Normally, when an attached gripper arm on the machine needs to be removed for repair or replacement, the entire shaft or shafts to which the gripper arm is attached must be removed from the machine. The existing one piece design for a gripper arm body requires that both a swing shaft and an operating lever shaft be removed. Prior to removing the shafts, extensive time is required to prepare the shafts for removal. The gripper arm is fastened to the swing shaft by tapered pins and set screws. The tapered pins can only be removed from the back of the gripper arm. To move out the pins, the drive must first be disconnected, and then the arms have to be pivoted upside down placing the small end of the tapered pins in position for the removal. The pins are individually removed with a punch device. Additionally, there is a bell crank mounted on the shaft that has two pins that must be removed, and the gripper arm also has a pin that must be removed. The pusher arm must be unclamped and removed. Set screws in collars mounted on the shafts, the gripper arm drive and gripper arms must be loosened. The operating shaft must be removed also. In order to remove the operating shaft, the positioning collar must be removed. The operating lever must be loosened and the operating rod unclipped. After completing these steps the operating shaft can be pulled out of the arms and machine. With the operating shaft removed, each gripper arm (up to six per machine) can be moved to the left or the right to deburr their set screw marks on the shaft. With all the set screw burrs removed, the shaft can be removed slowly to avoid gripper arm damage. Additionally, since all the gripper arms in an inserter machine are mounted on the same set of shafts, other gripper arms attached to the shafts must be removed in order to remove the one gripper arm in need of repair or replacement. Each gripper arm is usually attached to a shaft by one tapered pin, therefore, each tapered pin must be removed. Additionally, collar members attached to these shafts by set screws must be removed. In essence, a number of taper pins must be removed to remove each gripper arm from the shaft and each collar member from the shaft, all in order to just remove one gripper arm. Conversely, when placing a repaired or replacement gripper arm back on the shaft, the other gripper arms must be placed back on the shaft, and repositioned along with the replacement gripper arm on the shaft. Since, removal of a standard gripper arm requires readjustment of all the removed parts, the replacement process could well exceed 2 hours.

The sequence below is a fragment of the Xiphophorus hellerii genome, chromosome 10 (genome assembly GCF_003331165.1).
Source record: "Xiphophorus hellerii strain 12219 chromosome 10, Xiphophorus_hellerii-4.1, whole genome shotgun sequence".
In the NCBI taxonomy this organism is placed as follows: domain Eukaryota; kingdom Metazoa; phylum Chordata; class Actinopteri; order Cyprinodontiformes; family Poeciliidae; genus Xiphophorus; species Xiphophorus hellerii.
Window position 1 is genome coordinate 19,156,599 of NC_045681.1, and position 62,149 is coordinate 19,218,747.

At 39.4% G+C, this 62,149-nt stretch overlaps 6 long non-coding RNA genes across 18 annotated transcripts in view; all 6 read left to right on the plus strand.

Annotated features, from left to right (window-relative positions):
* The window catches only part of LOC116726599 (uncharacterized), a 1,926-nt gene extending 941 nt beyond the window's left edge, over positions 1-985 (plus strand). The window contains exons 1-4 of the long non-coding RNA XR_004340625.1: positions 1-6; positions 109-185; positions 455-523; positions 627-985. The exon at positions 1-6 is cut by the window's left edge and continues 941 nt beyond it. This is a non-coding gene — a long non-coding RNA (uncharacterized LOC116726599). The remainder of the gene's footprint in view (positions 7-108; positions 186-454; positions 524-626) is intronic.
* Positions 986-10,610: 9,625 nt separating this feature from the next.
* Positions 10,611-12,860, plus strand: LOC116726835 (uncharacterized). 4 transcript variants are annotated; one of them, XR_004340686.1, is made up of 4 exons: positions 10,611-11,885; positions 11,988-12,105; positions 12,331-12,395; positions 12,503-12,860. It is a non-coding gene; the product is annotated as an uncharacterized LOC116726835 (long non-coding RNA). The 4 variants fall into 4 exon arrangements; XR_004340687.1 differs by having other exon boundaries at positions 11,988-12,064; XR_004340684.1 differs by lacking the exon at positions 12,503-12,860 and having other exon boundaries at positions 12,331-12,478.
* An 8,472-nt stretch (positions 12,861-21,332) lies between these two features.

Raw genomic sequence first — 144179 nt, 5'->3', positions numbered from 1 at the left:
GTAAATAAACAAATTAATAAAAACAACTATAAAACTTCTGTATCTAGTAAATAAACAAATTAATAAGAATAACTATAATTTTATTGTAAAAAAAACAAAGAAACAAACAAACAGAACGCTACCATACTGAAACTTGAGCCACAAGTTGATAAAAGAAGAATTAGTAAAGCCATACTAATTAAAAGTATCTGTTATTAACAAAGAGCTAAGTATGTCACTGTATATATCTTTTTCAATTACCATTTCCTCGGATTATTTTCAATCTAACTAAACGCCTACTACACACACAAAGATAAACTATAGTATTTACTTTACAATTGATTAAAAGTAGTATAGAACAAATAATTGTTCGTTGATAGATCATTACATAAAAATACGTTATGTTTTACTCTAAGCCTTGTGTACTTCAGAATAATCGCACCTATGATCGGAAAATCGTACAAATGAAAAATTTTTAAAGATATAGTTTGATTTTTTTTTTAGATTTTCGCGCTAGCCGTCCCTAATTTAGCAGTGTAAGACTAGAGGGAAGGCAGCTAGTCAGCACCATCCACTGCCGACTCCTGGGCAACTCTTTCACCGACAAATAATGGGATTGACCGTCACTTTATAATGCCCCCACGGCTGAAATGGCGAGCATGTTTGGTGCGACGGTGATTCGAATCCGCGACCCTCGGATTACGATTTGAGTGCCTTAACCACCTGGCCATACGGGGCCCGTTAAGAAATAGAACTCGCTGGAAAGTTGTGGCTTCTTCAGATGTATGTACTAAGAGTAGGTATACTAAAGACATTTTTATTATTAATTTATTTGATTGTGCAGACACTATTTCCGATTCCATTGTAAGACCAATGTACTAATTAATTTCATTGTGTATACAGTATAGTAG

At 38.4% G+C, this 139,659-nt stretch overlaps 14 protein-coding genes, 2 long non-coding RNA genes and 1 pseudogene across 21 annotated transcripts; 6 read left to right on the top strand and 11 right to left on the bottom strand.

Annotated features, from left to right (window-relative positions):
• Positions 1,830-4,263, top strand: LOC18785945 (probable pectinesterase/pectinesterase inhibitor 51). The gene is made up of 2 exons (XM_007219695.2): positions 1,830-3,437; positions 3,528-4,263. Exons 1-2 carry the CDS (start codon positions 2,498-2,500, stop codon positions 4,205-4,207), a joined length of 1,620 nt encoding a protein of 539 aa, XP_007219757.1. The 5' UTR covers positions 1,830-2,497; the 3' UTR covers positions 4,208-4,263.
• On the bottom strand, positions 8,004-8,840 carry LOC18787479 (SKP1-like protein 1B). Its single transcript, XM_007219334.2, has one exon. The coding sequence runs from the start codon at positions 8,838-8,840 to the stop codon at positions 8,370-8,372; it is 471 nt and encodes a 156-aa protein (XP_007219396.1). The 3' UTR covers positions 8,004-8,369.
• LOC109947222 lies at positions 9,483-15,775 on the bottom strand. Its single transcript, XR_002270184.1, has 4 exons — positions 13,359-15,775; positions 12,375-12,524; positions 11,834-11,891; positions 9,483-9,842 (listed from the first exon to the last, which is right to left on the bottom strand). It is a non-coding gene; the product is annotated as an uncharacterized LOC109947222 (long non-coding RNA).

The present invention contemplates eliminating the aforementioned disadvantages of the gripping devices which are mounted on shafts.
It is, therefore, an object of the present invention to provide an improved gripper arm which provides for minimal need of time consuming and costly repair and replacement of gripper arms on a machine utilizing gripper arms mounted on shafts.
In order to accomplish the above described objects, there is provided in the present invention an improved gripping arm assembly having an two-piece gripper arm body comprised of a arm main body and an arm clamp, attachment means for attaching the two-piece gripper arm together and onto one or more shafts, a gripper jaw, a two-piece operating lever, and an operating rod. The two-piece gripper arm body and operating lever construction eliminates the need to remove a shaft from the machine or other gripper arms from the shaft when replacing a gripper arm or operating lever. Only a small number of screws need to be removed to separate the gripper arm into two detached pieces, therefore, greatly simplifying the removal of the complete gripper arm from the inserter machine. The whole process only takes a few minutes to complete. To replace a gripper arm mounted on a shaft requires clamping the two pieces of the gripper arm together around the shafts and securing the screws and re-clipping an operating rod. This replacement process only takes a few minutes as well.